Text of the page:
Why Social Security Can’t go Bankrupt: Rerun

Reader mmcosker sends this e-mail pointing to Why Social Security Can’t go Bankrupt: Rerun at Forbe’s Magazine:

John T. Harvey’s Pragmatic Economics column at Forbes is one of the best. He is a Professor of Economics at Texas Christian University, and has a knack for breaking down politically charged “third rail” economic topics into terms that most anyone can understand. Below is just such a topic that deals with the myth that Social Security is broke – or even broken. Not entirely sure how widely read John is, as this article has 910 views.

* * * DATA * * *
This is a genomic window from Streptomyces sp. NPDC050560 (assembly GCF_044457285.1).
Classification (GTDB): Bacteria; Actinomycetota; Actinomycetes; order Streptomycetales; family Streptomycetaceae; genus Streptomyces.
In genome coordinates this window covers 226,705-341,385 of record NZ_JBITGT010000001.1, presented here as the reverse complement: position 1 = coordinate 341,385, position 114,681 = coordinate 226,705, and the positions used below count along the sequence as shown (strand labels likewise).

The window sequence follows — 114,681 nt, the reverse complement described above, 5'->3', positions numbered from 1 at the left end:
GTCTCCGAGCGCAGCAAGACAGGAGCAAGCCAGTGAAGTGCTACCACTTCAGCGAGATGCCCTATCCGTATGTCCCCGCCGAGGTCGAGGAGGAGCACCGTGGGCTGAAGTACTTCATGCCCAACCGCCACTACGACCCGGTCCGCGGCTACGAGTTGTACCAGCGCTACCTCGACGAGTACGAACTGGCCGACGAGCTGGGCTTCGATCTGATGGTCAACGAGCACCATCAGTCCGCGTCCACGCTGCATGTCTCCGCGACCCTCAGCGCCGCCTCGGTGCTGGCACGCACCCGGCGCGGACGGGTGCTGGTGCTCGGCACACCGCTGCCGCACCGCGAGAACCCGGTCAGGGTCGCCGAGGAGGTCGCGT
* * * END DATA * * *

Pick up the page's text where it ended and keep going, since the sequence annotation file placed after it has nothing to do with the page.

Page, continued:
“Why Social Security Can’t go Bankrupt: Rerun”

It is a logical impossibility for Social Security to go bankrupt. We can voluntarily choose to suspend or eliminate the program, but it could never fail because it “ran out of money.” This belief is the result of a common error: conceptualizing Social Security from the micro (individual) rather than the macro (economy-wide) perspective. It’s not a pension fund into which you put your money when you are young and from which you draw when you are old. It’s an immediate transfer from workers today to retirees today. That’s what it has always been and that’s what it has to be–there is no other possible way for it to work.

Read the full story here.